Making such a vehicle rear-wheel drive would make it less cheap, but a car of the Sandero’s austerity has plenty of room for manouevre – if six grand for a Sandero seems suitable enough, would maybe nine or ten grand for a similarly-basic but resolutely rear-drive car seem excessive?
We’d have to pick a different engine of course. A 1.6-litre naturally-aspirated unit should do it. With tyres as skinny as the Sandero’s, anywhere between 100 and 120 horses should be enough to defeat the bond between rubber and road. If our man wants more power, he can simply utilise traditional means of extracting it – better breathing, hotter cams, more aggresive timing.
Note at this point that I’m not suggesting Dacia should be the driving force behind this project; merely that the brand’s simple ethos is exactly what I feel such a car would need.
In reality, a company like Toyota or Dacia’s second-cousin Nissan would be better suited to it – Toyota, as I’m sure a few drivetrain pieces could be purged from the GT86 to improve economies of scale, and Nissan because it’s looking for an excuse to revive the Datsun name and our car would be a modern interpretation of its much-venerated 510 saloon from the 1970s.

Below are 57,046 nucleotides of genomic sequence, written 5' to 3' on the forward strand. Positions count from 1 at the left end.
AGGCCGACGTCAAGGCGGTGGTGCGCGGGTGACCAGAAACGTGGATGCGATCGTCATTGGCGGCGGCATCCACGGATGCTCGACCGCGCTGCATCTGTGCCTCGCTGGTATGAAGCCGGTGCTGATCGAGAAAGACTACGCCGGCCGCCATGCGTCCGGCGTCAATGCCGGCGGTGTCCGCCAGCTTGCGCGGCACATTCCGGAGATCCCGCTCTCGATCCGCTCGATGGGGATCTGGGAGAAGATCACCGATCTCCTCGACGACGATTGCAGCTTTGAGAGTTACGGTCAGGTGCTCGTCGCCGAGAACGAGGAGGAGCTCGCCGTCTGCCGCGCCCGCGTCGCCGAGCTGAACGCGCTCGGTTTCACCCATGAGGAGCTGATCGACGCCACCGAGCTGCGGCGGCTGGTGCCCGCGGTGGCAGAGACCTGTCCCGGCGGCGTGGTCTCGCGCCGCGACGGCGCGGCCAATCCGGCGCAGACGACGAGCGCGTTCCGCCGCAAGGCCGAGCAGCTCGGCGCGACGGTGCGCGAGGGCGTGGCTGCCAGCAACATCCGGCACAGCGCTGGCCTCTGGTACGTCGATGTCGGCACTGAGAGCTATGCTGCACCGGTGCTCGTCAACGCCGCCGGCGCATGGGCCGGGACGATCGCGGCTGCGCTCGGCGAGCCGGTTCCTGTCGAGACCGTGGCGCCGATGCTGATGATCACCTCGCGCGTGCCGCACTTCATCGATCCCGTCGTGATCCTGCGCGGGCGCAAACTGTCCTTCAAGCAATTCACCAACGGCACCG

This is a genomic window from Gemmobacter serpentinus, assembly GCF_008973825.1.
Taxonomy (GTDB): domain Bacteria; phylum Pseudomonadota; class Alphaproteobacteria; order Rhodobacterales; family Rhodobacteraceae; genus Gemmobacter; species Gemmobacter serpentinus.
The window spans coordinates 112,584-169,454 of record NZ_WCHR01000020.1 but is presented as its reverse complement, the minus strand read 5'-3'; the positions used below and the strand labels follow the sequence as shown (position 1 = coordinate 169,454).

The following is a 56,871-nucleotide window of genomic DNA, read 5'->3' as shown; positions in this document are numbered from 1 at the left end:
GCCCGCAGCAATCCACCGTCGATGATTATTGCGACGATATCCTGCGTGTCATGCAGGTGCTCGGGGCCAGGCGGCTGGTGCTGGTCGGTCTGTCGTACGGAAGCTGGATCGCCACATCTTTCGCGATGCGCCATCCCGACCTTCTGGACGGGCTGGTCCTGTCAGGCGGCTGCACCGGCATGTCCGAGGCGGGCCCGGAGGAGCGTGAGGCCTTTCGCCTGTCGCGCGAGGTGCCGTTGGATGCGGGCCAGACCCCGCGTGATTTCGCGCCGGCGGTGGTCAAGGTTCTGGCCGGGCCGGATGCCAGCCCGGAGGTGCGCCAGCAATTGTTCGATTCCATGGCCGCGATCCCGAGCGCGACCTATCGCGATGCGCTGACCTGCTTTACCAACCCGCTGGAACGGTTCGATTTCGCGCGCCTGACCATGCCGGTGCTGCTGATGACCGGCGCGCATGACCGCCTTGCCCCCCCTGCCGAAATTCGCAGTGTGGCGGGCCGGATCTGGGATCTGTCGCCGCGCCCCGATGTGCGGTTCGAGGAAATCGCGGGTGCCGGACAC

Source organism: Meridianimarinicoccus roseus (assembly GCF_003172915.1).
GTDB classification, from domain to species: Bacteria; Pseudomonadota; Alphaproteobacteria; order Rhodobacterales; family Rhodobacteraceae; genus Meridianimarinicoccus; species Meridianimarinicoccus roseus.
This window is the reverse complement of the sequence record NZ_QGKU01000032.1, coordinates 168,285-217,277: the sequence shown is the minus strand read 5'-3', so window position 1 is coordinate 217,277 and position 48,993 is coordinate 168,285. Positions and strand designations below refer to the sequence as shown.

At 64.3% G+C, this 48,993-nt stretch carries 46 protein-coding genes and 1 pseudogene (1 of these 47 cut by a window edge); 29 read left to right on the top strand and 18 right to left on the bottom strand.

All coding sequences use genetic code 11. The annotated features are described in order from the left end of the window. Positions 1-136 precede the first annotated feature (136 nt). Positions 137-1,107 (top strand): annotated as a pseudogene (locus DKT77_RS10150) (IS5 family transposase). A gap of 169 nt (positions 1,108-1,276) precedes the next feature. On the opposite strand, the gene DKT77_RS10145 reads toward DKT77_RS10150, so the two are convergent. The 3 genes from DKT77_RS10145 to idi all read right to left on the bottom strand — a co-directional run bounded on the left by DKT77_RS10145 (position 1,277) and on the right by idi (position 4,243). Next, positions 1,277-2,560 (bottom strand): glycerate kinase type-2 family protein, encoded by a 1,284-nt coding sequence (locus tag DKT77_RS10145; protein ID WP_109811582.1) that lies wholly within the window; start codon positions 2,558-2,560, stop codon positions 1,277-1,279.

A saloon body is important, I think. Not vital, but saloons do look better going sideways, to my eyes. Have you ever seen a BMW 1 Series hatchback power-oversteering? It looks a bit wrong, the polar opposite of an understeering M3.
And a coupe is out of the question, as it harms practicality and encourages manufacturers to bump up the performance and the price at which point the excercise’s ethos is spoiled. Plus, a Sandero-sized saloon would go down well in other markets too, like China and India – markets where the shatchback rules. There, they don’t care whether something is front or rear-wheel drive, as long as they can fix it with a hammer and push-start it with a sacred animal if it goes wrong.
Styling would be a difficult exercise. Again I refer to the Datsun 510’s simple shape (and that of other kamm-back saloons of the ’60s and ’70s) as an ideal, but modern regulations probably nix that plan. So again, something uncomplicated – a Sandero saloon, perhaps. Or even something not dissimilar to the Skoda Rapid, but with less tall and narrow proportions.
But you probably get the impression. To summarise:
Our car would be priced at the Dacia end of the scale. £10,000 on-the-road would be wonderful, £15,000 wouldn’t be heartbreaking. It would have at least four usable seats, but creature comforts would necessarily be kept to a minimum to ensure the price remained low. It would use a tried-and-tested engine of modest capacity, and that engine would drive the rear wheels (through a manual gearbox, naturally).
As a result of all the ingredients above, it would be fun to drive. As fun to drive as that GT86 or Corolla even, but cheaper and newer respectively.
And for the reasons I mentioned at the top, it will never exist. But it should.